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A Childlike Faith

We are exhorted to have the faith of a little child. What does that mean?
Some people, I think, use that as an excuse not to understand, not to study the faith and the Church’s teachings. But what is the faith of a child, really?

I am a father of four. My children love me and have a faith in me. They trust me in such a way that humbles me. How can I imitate that in my love for and faith in God?

1. They trust me. When I throw my child up in the air, he or she squeals in delight with the sure knowledge that I will catch him or her. When I kiss my son goodnight, he goes to sleep knowing I will be there in the morning. Do I trust God with my very life? Or do I always question Him and try to run my life according to my will?
2. They love me unconditionally. Sure there are the temper tantrums when I do not give them what they want – that is the childish part. But even those always end with them in my arms, enjoying just being with me. Do I love God unconditionally? Do I praise Him even when things don’t go my way? Or do I have fair weather faith? Do I pray more when things are good and abandon Him when things are bad?
3. They are happy to see me. When I get home from work they shriek with excitement and throw their arms around me. I am eager to see the Lord? Do I get excited about the Holy Eucharist? Am I reverent and joyful at Adoration? Or do I leave Mass early and complain when the homily goes over ten minutes?
4. They learn from me. My children are eager to learn from me. They want to know my past, my goals for the future, how I see the world, and how I live in it. They sit at my feet (usually figuratively) and learn from me. Am I eager to learn from the Lord? Do I study scripture? Do I read about the Saints? Do I read the Catechism? Do I pay attention at Mass? Or do I think that all that stuff is for priests and nuns and if I just go to Mass once a week I’ll be ok?
5. They are obedient. This is the most important show of love, to me. When my children are obedient, they are telling me that my word and my desires are more important to them than their own. That is humbling to me, especially as they grow older. It is an awesome responsibility. Do I show God that same obedience? Do I show it to His bride, the Holy Catholic Church? Or do I pick and choose which of His teachings to follow? In my arrogance do I think I know better than 2000 years of teachers, know better than the Lord Himself?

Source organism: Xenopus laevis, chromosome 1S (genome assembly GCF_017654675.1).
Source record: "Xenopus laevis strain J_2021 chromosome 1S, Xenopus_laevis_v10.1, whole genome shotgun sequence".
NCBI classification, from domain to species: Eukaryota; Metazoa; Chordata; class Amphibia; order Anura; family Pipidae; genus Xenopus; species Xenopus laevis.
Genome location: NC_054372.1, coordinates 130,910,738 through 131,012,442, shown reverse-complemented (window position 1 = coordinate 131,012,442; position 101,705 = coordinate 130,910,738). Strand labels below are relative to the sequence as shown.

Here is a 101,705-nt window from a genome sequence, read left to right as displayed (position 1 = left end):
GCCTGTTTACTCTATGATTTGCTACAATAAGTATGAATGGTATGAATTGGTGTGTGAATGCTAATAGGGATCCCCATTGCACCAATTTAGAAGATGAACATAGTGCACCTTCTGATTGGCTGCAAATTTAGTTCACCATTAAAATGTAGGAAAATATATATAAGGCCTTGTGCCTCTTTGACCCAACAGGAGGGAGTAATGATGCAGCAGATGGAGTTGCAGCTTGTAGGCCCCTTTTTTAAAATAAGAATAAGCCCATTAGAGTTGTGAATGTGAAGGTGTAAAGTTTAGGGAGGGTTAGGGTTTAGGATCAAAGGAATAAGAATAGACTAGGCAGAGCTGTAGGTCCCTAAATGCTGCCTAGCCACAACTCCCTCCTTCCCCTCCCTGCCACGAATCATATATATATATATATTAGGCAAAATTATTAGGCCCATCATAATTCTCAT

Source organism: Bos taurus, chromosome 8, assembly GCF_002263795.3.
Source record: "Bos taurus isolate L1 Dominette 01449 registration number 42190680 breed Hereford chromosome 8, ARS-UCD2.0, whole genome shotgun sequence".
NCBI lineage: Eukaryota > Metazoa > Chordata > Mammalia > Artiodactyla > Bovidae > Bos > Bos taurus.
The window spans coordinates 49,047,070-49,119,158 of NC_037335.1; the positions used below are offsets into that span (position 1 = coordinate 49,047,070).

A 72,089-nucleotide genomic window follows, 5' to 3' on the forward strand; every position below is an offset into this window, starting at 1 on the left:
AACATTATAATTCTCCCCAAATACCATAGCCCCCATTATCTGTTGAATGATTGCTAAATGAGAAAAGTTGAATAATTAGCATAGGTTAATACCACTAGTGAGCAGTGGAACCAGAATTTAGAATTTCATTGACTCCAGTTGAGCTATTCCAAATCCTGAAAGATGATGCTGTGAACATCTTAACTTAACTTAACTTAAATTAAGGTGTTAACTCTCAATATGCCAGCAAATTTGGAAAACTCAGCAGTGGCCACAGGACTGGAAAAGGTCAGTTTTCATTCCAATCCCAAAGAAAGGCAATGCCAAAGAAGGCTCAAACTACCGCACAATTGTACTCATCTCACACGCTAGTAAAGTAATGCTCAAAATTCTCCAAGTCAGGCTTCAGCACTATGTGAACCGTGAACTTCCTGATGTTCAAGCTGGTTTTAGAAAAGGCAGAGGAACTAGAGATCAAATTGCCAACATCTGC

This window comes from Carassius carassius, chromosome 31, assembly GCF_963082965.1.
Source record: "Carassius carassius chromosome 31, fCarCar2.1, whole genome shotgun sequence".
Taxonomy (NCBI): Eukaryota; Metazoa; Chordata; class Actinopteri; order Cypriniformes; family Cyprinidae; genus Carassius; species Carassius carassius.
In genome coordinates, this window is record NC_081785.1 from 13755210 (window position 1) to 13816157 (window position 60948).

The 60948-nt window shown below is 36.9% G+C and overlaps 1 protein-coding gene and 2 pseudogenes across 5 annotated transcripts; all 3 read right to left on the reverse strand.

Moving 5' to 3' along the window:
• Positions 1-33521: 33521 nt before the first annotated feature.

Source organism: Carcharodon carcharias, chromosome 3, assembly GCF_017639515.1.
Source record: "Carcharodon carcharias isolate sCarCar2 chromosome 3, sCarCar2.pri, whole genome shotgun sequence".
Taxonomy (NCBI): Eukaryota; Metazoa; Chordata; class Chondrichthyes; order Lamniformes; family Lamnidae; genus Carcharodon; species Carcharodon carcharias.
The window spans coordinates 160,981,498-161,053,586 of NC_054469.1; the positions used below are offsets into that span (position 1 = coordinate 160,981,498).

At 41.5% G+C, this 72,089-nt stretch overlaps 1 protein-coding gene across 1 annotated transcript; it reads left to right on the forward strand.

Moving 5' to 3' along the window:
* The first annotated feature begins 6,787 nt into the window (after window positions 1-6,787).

So a childlike faith is not a childish faith. A childish faith has no depth, no substance. It is arrogant. It is based on emotion and is easily led astray.
A childlike faith is trusting, it is full of unconditional love, it is joyful, it is eager to learn, and it is obedient.

Oh God, grant me the faith of a child.

Conspiracies, Illusions, and Truth

While praying today, the thought entered my head that most we are fed from the news and from politicians is illusion. It occurred to me that if one assumes that our political theater is a highly correographed kabuki dance, it all makes so much more sense. The wars in Iraq and Afgh are winding down just in time to let us wind up for war in Iran. The flip-flop in power from democrat to republican to democrat and now back to republican again never changes anything but keeps people excited, thinking that their involvement is changing something. Was the financial crisis a carefully orchestrated power grab? Is the tea party movement just another vehicle to let people vent their frustrations without risking real revolution? Is all of this theater just designed to set the stage for the evil one to consolidate power and create that one-world government necessary to set the stage for antichrist? He numbs the people with fast food, birth control, pornography, drugs and alcohol, cigarettes, lottery tickets, television and movies, video games, and the internet. In that numbness they forget about God and become pliable clay for the antiChrist to mold. What is real, what is manipulated, and what is pure illusion? So hard to discern. People of power will never again put themselves in the position of the French royalty at the end of the 18th century. There will be no more revolutions, and no more guillotine for the deposed aristocrats. The unruly peasants are given the needle and told to anesthetize themselves, and they willingly obey. Our royalty is too smart to just let us starve. They fatten us on poisons and feed our lusts so that we are sated pigs drowning in our own muck.
The only answer, the only way out, is to listen to those difficult words of God. To realize that the kingdom of heaven is in the breast of the righteous follower of Christ. To take up our cross with joy and teach others to take theirs. We have to turn off the television, break our addictions, and ignore the lies and temptations of the corporate and political class. We have to turn our minds and hearts to Christ. Let His Blessed Mother guide us to Him.
And how do we know that our faith, too, isn’t just another illusion? How do we know that the Church isn’t an active player in this grand “conspiracy”? We have to continually ask ourselves the question, “cui bono?” Who benefits?
When we dutifully feed the stock markets through our 401ks, who benefits? Wall street elites. When we treat politics like a professional sport and root root root for our team, who benefits? Career politicians and the invisible puppet masters who are always there no matter which new faces are front and center of our television screen or which names are in front of the (R) or (D) on the ballot. When we throw away most of our income on food that makes us obese, liquor that addicts us, toys and games that steal our intellect, entertainment that inflames us to sin, and activities that keep us docile and dumb, who benefits? The elites who gladly take up that money and tell us what to buy next. When we take out mortgages on houses we cannot afford and then default and go into foreclosure, who benefits? The banks who got all that money in the first place and then get the property, too, so that they can turn around and sell it again to the next chump.